yearly educational series: a pre High Holiday series (a la the Elul series,
still sponsored by the UJA-Federation and Westchester Jewish Conference), and a
second one which will focus on personal development and ethics, areas of personal
crisis, aging, etc. This spring session
will incorporate rabbinic teaching and WJCS staff persons. A second component will consist of a monthly
informational insert to be provided to each of the congregations, schools,
other agencies, and the media describing the major events and services offered
at all the synagogues and agencies. As
I reflect on these efforts, I see their significance in linking together
numerous and varied communal agencies and fostering cohesiveness within the
White Plains community. Indeed, we are building new and important alliances
with both religious and secular Jewish institutions. These endeavors are the result of the coming together of
synagogue communities which realize that, notwithstanding the significant
differences that distinguish one from the other, there is a shared destiny that
links us together. Nothing could have happened without the backdrop of good
relations among all the players, which enabled us to speak honestly and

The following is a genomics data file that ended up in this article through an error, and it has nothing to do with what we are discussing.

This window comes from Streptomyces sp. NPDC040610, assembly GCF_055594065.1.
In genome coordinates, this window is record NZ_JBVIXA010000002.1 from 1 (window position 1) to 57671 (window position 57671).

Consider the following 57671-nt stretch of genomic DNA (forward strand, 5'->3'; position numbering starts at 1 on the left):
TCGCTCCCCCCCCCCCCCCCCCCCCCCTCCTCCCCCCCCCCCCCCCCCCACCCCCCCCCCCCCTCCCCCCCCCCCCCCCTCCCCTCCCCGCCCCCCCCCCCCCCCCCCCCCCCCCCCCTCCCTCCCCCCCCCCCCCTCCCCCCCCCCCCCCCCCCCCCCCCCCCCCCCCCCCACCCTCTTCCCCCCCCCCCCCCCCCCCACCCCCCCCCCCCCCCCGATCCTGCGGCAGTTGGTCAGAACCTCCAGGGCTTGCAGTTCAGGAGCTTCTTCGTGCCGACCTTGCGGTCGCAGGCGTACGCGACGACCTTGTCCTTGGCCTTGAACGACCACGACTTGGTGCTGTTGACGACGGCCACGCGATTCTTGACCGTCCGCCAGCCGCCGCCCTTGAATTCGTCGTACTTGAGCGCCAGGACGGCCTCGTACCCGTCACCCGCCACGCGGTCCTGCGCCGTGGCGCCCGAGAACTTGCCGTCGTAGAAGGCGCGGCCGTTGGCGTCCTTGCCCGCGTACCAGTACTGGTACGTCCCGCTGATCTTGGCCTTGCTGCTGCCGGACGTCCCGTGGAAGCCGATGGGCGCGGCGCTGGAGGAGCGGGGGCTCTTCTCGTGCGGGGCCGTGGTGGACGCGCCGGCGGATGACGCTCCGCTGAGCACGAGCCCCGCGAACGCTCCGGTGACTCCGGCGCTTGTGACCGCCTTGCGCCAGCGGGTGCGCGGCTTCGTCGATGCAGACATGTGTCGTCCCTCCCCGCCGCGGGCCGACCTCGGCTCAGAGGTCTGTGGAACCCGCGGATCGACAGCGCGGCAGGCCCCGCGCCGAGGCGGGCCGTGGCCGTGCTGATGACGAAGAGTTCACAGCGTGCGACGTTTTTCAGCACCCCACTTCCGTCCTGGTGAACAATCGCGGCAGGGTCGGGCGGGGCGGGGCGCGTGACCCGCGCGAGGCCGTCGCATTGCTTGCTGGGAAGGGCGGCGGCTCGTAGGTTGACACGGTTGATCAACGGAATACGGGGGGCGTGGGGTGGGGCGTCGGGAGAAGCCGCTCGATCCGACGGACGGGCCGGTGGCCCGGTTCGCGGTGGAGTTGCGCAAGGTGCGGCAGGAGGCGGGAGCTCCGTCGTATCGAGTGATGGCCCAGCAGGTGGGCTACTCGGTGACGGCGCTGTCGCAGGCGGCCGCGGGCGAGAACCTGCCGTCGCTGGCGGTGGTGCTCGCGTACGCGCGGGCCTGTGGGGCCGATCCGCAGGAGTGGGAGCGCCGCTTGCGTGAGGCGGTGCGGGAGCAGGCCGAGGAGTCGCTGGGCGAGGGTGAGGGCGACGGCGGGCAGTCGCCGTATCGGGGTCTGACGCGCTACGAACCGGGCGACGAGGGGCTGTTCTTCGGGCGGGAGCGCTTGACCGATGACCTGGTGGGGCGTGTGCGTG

frankly, to express our concerns, and limitations, and the lines that we felt
we could not cross. Much of it would
not have come off well without the assistance of communal agencies in funding,
planning, and implementation.
Has it been worth it? I believe so, and for a number of reasons, which
I can list here.
* More learning: These efforts have produced important
results in our synagogue life. I have
run pre-High Holiday sessions in shul in the past, and have seen a marginal
attendance at best. When a large
program, such as the Elul series, is offered, there is an energy and excitement
that motivates large numbers to come out.
People actually understood that preparing for the yamim noraiim entailed
baking honey cake and boiling kreplach.
* I had the opportunity to reach a much larger audience and
share Torah with them. I would never
have had the opportunity to gain their ear in other settings.
* The role our synagogue played in this effort truly
transformed our sense of ourselves. We
see ourselves as community builders, not brakers, (the unfortunate stereotype
that is often associated with the frum community.) Put another way - we enhanced the hadar of our synagogue in our
eyes and in the eyes of our fellow Jews.
*Community is a very important commodity, and necessary for
To me, these are four significant
benefits, that far outweigh the possible concerns that might be raised. I cannot comment on whether this is right
for your community; I do believe that it is right for ours. Recently, the rabbis were honored by the
UJA-Federation for this special work.
At that event each of us
spoke of the important and rewarding nature of this journey
we are taking - for us and our
community. With great sensitivity to
one another, and to Halachik concerns, we have created a sense of togetherness
in White Plains.
(Rabbi Chaim Marder is the Rabbi of the Hebrew Institute of
White Plains. For information about the
synagogue and its programs call (914) 948-3095.)